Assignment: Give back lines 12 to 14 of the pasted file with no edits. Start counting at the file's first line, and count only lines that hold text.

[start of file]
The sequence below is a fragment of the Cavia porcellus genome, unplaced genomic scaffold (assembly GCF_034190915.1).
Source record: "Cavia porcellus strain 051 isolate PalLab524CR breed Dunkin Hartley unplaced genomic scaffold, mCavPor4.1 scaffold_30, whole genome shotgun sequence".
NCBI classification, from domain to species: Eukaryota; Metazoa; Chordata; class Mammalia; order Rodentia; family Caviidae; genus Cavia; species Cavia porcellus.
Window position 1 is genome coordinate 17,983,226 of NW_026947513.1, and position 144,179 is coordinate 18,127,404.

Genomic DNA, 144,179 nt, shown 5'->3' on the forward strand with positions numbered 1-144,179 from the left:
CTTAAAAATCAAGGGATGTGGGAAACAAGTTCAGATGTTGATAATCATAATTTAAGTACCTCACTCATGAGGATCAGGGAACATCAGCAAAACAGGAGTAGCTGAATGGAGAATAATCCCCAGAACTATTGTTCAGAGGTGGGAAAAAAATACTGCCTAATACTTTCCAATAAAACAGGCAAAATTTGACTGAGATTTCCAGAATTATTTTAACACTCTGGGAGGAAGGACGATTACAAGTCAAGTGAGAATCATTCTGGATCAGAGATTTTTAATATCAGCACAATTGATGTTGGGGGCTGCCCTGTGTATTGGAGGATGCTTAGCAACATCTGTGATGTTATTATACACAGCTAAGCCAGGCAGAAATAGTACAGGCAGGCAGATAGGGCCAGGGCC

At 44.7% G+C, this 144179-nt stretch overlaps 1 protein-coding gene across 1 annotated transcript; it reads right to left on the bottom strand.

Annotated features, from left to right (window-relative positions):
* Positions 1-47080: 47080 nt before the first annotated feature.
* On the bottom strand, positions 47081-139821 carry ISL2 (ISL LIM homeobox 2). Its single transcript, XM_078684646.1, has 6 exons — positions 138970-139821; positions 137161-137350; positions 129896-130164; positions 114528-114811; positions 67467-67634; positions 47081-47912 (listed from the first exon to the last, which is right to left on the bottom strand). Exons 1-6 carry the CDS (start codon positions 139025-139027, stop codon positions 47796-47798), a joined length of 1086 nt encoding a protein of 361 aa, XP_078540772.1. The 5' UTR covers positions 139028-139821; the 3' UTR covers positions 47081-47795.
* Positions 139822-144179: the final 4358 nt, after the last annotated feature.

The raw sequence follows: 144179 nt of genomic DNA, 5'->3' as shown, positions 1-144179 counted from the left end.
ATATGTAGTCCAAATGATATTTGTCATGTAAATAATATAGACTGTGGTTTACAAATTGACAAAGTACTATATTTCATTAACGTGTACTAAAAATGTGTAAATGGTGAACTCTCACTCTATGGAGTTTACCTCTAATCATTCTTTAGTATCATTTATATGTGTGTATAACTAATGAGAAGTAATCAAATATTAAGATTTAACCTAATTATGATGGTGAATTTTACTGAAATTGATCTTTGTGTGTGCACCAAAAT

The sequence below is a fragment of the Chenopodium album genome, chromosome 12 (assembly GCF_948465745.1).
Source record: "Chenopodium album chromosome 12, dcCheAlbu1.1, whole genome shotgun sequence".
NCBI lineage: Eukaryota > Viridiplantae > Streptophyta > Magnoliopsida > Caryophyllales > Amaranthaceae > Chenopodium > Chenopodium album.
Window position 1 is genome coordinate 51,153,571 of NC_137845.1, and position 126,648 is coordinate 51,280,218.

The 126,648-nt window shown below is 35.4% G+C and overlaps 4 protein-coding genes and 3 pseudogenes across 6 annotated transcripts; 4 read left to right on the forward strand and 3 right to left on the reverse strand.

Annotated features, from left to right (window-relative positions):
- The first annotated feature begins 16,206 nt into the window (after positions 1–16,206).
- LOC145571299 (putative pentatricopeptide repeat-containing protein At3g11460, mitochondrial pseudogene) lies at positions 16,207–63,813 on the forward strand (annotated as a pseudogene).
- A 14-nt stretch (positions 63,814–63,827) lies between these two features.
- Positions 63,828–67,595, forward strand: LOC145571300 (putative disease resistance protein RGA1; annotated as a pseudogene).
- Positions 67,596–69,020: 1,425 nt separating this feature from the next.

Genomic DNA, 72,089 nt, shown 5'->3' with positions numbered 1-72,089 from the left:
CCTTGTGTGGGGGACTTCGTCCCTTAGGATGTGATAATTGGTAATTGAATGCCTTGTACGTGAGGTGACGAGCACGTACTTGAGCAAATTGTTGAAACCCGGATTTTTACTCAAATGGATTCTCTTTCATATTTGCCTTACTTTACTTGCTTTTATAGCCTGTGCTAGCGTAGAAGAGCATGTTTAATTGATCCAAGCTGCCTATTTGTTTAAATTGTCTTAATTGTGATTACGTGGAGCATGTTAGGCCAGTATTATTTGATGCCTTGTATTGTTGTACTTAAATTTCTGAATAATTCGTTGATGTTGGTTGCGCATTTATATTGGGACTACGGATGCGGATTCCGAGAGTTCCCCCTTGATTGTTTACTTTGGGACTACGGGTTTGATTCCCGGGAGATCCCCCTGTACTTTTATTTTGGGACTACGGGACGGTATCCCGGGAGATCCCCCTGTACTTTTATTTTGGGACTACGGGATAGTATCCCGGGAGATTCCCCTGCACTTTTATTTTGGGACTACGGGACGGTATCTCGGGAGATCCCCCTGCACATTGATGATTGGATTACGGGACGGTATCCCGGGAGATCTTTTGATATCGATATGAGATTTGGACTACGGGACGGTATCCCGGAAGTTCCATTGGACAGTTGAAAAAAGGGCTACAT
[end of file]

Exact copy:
The raw sequence follows: 144179 nt of genomic DNA, 5'->3' as shown, positions 1-144179 counted from the left end.
ATATGTAGTCCAAATGATATTTGTCATGTAAATAATATAGACTGTGGTTTACAAATTGACAAAGTACTATATTTCATTAACGTGTACTAAAAATGTGTAAATGGTGAACTCTCACTCTATGGAGTTTACCTCTAATCATTCTTTAGTATCATTTATATGTGTGTATAACTAATGAGAAGTAATCAAATATTAAGATTTAACCTAATTATGATGGTGAATTTTACTGAAATTGATCTTTGTGTGTGCACCAAAAT

The sequence below is a fragment of the Chenopodium album genome, chromosome 12 (assembly GCF_948465745.1).